Nov 1, 1976

A search for the best buffer to use in assaying human lactate dehydrogenase with the lactate-to-pyruvate reaction

Clinical Chemistry
S N BuhlR E Vanderlinde

Abstract

Highly purified human lactate dehydrogenases I and V were assayed in 17 different buffers, at a variety of reaction pH's. Diethanolamine and 2-amino-2-methyl-1,3-propanediol provided the best measurements of the enzyme, assayed lactate-to-pyruvate. However, the commercial preparation of 2-amino-2-methyl-1,3-propanediol contained insoluble matter and was relatively expensive. All of the four buffers nowmost commonly used were found to present difficulties. Glycine and pyrophosphate were inhibotory tolactate dehydrogenase activity with increasing buffer concentration. 2-Amino-2-methyl-1-propanol had three major disadvantages: it is chemically unstable during reagent preparation; activity is dependent on buffer concentration; and the pH optima for isoenzymes I and V are vastly different. The pKa of tris(hydroxymethyl)aminomethane is 8.0 at 30 degrees C, whereas to measure total activity the reaction pH should be greater than 8.5; thus tris(hydroxymethyl)aminomethane has limited buffering capacity at the reaction pH.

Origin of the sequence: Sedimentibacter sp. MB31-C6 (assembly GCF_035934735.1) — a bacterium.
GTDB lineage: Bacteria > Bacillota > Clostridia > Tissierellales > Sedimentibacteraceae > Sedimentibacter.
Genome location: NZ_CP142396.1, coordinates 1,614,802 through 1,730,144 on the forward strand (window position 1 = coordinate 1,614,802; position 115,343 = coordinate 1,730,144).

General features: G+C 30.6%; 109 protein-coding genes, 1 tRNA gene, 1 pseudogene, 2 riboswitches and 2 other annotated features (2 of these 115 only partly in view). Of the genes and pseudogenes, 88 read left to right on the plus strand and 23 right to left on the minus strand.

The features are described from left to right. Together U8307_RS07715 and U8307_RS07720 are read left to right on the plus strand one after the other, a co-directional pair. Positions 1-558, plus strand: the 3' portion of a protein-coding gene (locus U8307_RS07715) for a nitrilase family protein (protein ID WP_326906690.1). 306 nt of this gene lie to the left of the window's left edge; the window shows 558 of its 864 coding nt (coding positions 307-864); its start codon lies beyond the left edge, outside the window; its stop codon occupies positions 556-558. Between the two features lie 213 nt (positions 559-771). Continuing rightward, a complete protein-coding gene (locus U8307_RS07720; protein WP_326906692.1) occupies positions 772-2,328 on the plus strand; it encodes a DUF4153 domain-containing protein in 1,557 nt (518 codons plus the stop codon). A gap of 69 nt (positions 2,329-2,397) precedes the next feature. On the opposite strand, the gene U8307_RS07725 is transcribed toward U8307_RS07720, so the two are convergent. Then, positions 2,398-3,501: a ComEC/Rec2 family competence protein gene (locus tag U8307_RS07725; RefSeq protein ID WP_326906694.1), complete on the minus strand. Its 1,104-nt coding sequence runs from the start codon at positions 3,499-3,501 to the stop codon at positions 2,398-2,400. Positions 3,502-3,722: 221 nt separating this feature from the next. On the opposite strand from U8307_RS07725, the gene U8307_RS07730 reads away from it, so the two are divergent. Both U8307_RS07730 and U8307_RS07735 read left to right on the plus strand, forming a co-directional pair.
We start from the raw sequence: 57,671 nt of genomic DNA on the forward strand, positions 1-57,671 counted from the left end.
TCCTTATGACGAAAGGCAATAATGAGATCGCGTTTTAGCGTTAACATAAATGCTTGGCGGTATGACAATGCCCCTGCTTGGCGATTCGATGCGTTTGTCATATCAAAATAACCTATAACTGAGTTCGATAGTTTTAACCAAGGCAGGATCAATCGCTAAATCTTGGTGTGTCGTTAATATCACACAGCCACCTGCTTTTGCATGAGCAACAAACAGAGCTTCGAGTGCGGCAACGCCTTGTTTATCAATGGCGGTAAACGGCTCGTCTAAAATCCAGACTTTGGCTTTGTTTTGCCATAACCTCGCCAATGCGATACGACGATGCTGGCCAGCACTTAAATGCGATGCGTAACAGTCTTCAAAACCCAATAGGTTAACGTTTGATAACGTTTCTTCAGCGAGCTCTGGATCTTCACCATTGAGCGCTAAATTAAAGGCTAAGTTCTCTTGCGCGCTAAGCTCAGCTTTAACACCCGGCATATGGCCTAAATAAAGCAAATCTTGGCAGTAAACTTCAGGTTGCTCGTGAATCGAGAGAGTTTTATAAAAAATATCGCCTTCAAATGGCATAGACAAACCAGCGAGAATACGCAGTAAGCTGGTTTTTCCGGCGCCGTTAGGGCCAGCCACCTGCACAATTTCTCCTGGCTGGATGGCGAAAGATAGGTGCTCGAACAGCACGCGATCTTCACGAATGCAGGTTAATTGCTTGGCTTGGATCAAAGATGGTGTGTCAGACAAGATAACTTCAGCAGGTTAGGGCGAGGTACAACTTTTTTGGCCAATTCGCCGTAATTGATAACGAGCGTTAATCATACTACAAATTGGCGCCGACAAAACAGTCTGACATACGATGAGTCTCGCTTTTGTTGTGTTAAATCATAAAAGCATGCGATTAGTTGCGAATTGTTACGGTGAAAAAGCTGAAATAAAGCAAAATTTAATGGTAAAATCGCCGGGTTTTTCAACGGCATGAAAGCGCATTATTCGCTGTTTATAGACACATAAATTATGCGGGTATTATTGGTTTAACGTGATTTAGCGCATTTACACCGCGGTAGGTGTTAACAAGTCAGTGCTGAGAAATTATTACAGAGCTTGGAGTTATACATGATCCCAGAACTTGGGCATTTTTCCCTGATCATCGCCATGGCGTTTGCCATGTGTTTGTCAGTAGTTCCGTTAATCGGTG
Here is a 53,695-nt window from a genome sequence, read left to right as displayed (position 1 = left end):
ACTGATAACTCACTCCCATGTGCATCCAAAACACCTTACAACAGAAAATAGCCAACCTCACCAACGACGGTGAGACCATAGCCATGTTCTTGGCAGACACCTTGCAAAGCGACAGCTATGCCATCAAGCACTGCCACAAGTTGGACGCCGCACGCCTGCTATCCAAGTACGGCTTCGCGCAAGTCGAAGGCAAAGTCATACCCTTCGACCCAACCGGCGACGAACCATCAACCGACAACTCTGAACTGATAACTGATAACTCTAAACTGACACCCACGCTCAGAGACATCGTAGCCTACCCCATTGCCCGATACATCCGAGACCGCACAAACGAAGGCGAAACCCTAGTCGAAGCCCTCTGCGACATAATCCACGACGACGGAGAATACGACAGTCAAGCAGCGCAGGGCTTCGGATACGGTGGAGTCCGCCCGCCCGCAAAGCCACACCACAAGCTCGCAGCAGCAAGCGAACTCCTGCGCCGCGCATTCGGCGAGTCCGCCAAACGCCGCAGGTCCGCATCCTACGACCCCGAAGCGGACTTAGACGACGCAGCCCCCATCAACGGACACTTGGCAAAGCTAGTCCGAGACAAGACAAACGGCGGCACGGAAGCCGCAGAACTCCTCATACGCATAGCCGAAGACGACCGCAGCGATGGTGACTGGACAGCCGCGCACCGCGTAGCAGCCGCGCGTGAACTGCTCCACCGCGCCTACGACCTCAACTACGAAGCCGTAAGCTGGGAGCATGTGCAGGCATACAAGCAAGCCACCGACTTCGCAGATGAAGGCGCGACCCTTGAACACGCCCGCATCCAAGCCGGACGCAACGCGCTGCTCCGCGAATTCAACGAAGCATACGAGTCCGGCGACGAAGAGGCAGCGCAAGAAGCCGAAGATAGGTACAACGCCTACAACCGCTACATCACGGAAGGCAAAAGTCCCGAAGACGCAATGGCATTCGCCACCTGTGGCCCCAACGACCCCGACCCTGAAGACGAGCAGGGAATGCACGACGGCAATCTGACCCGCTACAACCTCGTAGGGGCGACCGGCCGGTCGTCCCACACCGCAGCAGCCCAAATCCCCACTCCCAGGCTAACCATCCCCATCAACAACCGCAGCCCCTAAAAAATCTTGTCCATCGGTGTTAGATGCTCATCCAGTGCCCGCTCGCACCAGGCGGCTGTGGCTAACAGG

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Mentioned in this Paper

Lactates
Ampholytes
Lactate Dehydrogenase
Hydrogen-Ion Concentration
Pyruvates
Alloenzymes

About this Paper

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